Dr. Kathleen Millen – identifying the genes that cause brain malformations

Millen 220x130Dr. Kathleen Millen came to Seattle from Chicago to continue her work with Dr. William Dobyns. Their research on the genetic basis of early brain development combines Millen’s expertise on the mouse brain with Dobyns’ extensive knowledge of human brain abnormalities.

I believe we will make significant progress in understanding brain development - specifically the cerebellum - from embryonic beginnings to final structure and function in the foreseeable future. ~Dr. Kathleen Millen

“Because the genetics of mouse and human brains are very similar, we can identify a gene that causes a malformation in human patients and then look at the corresponding gene in mice to understand how development was disrupted,” says Millen. “We can also identify mouse malformation genes and determine if they are altered in human patients.”

Millen’s work carries considerable implications for a patient’s diagnosis and prognosis. She primarily studies birth defects of the cerebellum. The Millen-Dobyns collaboration identified the first genes involved in the Dandy-Walker malformation, the most common structural defect in the human cerebellum, which affects one in 5,000 births and often causes significant intellectual and motor delays. Hydrocephalus is also a common mark of this malformation.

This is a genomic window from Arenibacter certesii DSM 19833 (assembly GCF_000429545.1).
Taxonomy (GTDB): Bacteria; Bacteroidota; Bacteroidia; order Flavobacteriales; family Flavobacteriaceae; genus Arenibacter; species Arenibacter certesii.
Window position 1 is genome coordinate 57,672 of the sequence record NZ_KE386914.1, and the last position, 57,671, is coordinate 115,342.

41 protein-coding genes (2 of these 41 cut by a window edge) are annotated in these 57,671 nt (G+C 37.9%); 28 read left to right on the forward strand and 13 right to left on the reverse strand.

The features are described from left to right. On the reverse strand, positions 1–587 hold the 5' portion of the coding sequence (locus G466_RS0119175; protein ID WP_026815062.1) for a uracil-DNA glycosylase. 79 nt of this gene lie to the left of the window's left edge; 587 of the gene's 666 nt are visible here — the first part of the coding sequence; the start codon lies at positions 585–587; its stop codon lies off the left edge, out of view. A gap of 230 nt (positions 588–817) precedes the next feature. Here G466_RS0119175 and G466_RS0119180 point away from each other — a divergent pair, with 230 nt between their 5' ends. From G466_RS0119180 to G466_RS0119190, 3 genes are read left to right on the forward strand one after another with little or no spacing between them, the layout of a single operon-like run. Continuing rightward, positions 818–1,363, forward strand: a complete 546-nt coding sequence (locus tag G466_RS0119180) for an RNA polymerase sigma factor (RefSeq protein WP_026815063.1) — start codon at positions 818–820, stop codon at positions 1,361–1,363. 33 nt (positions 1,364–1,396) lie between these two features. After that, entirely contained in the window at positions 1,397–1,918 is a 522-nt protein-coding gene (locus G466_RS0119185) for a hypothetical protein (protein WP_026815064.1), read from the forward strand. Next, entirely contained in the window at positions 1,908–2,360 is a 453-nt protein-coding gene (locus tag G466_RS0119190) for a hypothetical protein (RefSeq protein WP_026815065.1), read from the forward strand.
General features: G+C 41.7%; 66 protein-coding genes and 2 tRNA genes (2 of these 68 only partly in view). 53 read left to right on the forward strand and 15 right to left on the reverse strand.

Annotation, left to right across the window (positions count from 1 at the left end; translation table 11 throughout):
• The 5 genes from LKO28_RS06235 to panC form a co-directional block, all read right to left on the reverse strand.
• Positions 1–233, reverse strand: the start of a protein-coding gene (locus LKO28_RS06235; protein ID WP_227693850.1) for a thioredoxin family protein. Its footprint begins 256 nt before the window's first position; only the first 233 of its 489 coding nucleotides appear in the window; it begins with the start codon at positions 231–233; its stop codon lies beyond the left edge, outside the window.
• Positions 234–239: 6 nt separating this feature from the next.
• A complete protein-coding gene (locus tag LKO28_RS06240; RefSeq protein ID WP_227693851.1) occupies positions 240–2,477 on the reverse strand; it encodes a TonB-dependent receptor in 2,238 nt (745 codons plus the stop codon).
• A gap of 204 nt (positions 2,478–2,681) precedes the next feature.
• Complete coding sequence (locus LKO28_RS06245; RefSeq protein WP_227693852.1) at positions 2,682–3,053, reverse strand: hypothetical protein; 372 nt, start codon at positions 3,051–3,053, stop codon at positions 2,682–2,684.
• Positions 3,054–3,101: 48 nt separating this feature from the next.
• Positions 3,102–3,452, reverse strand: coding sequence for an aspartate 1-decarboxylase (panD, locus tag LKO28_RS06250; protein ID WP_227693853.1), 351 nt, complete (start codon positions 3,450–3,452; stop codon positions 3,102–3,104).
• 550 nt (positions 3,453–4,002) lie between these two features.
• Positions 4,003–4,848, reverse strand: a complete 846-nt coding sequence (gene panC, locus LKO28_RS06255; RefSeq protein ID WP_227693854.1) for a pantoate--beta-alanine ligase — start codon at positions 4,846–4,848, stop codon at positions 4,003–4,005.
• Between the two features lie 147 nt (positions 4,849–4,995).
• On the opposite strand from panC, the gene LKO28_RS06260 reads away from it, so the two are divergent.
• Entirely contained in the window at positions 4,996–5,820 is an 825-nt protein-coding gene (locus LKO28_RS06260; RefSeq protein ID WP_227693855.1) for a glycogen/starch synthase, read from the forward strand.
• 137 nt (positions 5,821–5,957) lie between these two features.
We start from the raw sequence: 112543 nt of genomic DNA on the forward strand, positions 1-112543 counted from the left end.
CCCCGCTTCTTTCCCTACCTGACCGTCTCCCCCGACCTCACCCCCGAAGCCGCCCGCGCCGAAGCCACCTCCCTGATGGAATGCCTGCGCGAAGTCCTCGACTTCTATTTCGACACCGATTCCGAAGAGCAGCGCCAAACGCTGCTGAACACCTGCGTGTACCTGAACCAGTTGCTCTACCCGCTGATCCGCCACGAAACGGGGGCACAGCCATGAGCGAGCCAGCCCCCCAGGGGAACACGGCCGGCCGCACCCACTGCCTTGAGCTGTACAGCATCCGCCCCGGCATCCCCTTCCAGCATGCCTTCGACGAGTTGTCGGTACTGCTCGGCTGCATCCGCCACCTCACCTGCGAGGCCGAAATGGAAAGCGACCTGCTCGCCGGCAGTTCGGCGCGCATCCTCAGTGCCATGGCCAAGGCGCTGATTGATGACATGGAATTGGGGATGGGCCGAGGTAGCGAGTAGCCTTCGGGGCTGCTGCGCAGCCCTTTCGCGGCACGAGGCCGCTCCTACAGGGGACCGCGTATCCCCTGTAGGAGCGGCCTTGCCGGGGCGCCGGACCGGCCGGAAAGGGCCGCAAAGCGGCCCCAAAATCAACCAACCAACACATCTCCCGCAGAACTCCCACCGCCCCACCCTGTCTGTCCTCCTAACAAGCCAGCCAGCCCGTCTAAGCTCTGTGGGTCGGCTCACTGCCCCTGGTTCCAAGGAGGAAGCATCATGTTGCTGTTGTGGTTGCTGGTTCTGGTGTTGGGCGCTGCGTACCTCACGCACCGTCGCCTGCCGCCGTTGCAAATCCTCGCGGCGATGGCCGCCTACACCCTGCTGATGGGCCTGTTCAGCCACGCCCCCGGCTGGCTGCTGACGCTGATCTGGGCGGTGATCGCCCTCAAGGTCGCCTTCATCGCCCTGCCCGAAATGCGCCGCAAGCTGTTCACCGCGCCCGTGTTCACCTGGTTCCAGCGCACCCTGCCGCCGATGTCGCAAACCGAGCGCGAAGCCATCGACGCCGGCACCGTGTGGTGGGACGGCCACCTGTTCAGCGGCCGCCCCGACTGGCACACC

Most cases of Dandy-Walker are diagnosed in utero by ultrasound at 15 to 18 weeks. However, even when the brain malformation is obvious, there is a 30% to 40% chance that the infant could be only mildly affected unless another birth defect is present. Current imaging techniques cannot help determine what distinguishes mildly from severely affected babies. But genetics will.

“The scientific community in Seattle has so much expertise that its gravitational pull is strong,” says Millen, of her choice to continue her research here. “The UW has one of the world’s best genome research centers and the Center for Integrative Brain Research at Seattle Children’s has an exciting collaborative environment. I believe we will make significant progress in understanding brain development – specifically the cerebellum – from embryonic beginnings to final structure and function in the foreseeable future.”

Dr. Tamara Simon – lowering the risk of repeated shunt infections

Simon 220x130Dr. Tamara Simon is working to lower the risk of repeat cerebrospinal fluid (CSF) shunt infections in patients with hydrocephalus.